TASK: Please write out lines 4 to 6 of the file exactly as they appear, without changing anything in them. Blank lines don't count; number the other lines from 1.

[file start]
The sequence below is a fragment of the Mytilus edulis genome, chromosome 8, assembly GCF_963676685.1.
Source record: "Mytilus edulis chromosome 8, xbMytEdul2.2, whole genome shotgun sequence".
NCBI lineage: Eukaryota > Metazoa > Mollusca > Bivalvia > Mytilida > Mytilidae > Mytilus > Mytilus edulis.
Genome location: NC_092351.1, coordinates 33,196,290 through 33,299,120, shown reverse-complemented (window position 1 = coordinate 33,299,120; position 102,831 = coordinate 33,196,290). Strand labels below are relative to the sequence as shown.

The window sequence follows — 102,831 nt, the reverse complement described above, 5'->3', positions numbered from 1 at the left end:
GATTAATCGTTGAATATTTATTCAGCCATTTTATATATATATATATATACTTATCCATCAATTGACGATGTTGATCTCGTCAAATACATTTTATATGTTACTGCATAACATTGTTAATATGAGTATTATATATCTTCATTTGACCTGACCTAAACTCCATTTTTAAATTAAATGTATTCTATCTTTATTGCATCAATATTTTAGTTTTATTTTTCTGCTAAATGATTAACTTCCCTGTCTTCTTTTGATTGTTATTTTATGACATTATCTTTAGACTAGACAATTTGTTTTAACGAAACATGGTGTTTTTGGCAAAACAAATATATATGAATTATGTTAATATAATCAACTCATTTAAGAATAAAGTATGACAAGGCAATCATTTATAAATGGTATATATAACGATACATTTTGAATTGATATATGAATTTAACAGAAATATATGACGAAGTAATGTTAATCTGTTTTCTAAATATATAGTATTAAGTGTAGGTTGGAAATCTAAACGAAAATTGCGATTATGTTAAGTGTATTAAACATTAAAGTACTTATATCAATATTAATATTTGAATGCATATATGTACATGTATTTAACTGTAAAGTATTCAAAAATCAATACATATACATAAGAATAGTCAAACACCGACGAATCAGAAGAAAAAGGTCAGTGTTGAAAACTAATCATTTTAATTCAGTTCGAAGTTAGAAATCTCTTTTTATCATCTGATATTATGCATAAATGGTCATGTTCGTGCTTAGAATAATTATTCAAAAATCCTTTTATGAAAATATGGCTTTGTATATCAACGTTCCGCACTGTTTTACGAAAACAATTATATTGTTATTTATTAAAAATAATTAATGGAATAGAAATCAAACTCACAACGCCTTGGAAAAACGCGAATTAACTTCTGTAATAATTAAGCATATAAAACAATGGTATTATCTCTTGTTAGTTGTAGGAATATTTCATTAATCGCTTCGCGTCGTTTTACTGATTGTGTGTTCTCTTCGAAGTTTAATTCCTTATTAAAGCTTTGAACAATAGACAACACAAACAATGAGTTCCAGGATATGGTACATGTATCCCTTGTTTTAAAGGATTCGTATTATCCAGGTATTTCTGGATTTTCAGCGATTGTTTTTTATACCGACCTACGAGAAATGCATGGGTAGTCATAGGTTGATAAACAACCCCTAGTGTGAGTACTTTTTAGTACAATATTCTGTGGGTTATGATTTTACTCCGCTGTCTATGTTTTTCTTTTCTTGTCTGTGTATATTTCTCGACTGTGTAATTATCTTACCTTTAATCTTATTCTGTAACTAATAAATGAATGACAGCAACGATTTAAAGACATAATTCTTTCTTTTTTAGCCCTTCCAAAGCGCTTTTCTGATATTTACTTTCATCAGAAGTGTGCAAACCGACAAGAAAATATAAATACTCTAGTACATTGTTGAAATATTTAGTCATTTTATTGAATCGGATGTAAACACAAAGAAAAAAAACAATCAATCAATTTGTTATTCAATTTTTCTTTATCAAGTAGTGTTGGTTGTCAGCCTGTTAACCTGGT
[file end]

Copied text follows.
Genome location: NC_092351.1, coordinates 33,196,290 through 33,299,120, shown reverse-complemented (window position 1 = coordinate 33,299,120; position 102,831 = coordinate 33,196,290). Strand labels below are relative to the sequence as shown.

The window sequence follows — 102,831 nt, the reverse complement described above, 5'->3', positions numbered from 1 at the left end:
GATTAATCGTTGAATATTTATTCAGCCATTTTATATATATATATATATACTTATCCATCAATTGACGATGTTGATCTCGTCAAATACATTTTATATGTTACTGCATAACATTGTTAATATGAGTATTATATATCTTCATTTGACCTGACCTAAACTCCATTTTTAAATTAAATGTATTCTATCTTTATTGCATCAATATTTTAGTTTTATTTTTCTGCTAAATGATTAACTTCCCTGTCTTCTTTTGATTGTTATTTTATGACATTATCTTTAGACTAGACAATTTGTTTTAACGAAACATGGTGTTTTTGGCAAAACAAATATATATGAATTATGTTAATATAATCAACTCATTTAAGAATAAAGTATGACAAGGCAATCATTTATAAATGGTATATATAACGATACATTTTGAATTGATATATGAATTTAACAGAAATATATGACGAAGTAATGTTAATCTGTTTTCTAAATATATAGTATTAAGTGTAGGTTGGAAATCTAAACGAAAATTGCGATTATGTTAAGTGTATTAAACATTAAAGTACTTATATCAATATTAATATTTGAATGCATATATGTACATGTATTTAACTGTAAAGTATTCAAAAATCAATACATATACATAAGAATAGTCAAACACCGACGAATCAGAAGAAAAAGGTCAGTGTTGAAAACTAATCATTTTAATTCAGTTCGAAGTTAGAAATCTCTTTTTATCATCTGATATTATGCATAAATGGTCATGTTCGTGCTTAGAATAATTATTCAAAAATCCTTTTATGAAAATATGGCTTTGTATATCAACGTTCCGCACTGTTTTACGAAAACAATTATATTGTTATTTATTAAAAATAATTAATGGAATAGAAATCAAACTCACAACGCCTTGGAAAAACGCGAATTAACTTCTGTAATAATTAAGCATATAAAACAATGGTATTATCTCTTGTTAGTTGTAGGAATATTTCATTAATCGCTTCGCGTCGTTTTACTGATTGTGTGTTCTCTTCGAAGTTTAATTCCTTATTAAAGCTTTGAACAATAGACAACACAAACAATGAGTTCCAGGATATGGTACATGTATCCCTTGTTTTAAAGGATTCGTATTATCCAGGTATTTCTGGATTTTCAGCGATTGTTTTTTATACCGACCTACGAGAAATGCATGGGTAGTCATAGGTTGATAAACAACCCCTAGTGTGAGTACTTTTTAGTACAATATTCTGTGGGTTATGATTTTACTCCGCTGTCTATGTTTTTCTTTTCTTGTCTGTGTATATTTCTCGACTGTGTAATTATCTTACCTTTAATCTTATTCTGTAACTAATAAATGAATGACAGCAACGATTTAAAGACATAATTCTTTCTTTTTTAGCCCTTCCAAAGCGCTTTTCTGATATTTACTTTCATCAGAAGTGTGCAAACCGACAAGAAAATATAAATACTCTAGTACATTGTTGAAATATTTAGTCATTTTATTGAATCGGATGTAAACACAAAGAAAAAAAACAATCAATCAATTTGTTATTCAATTTTTCTTTATCAAGTAGTGTTGGTTGTCAGCCTGTTAACCTGGT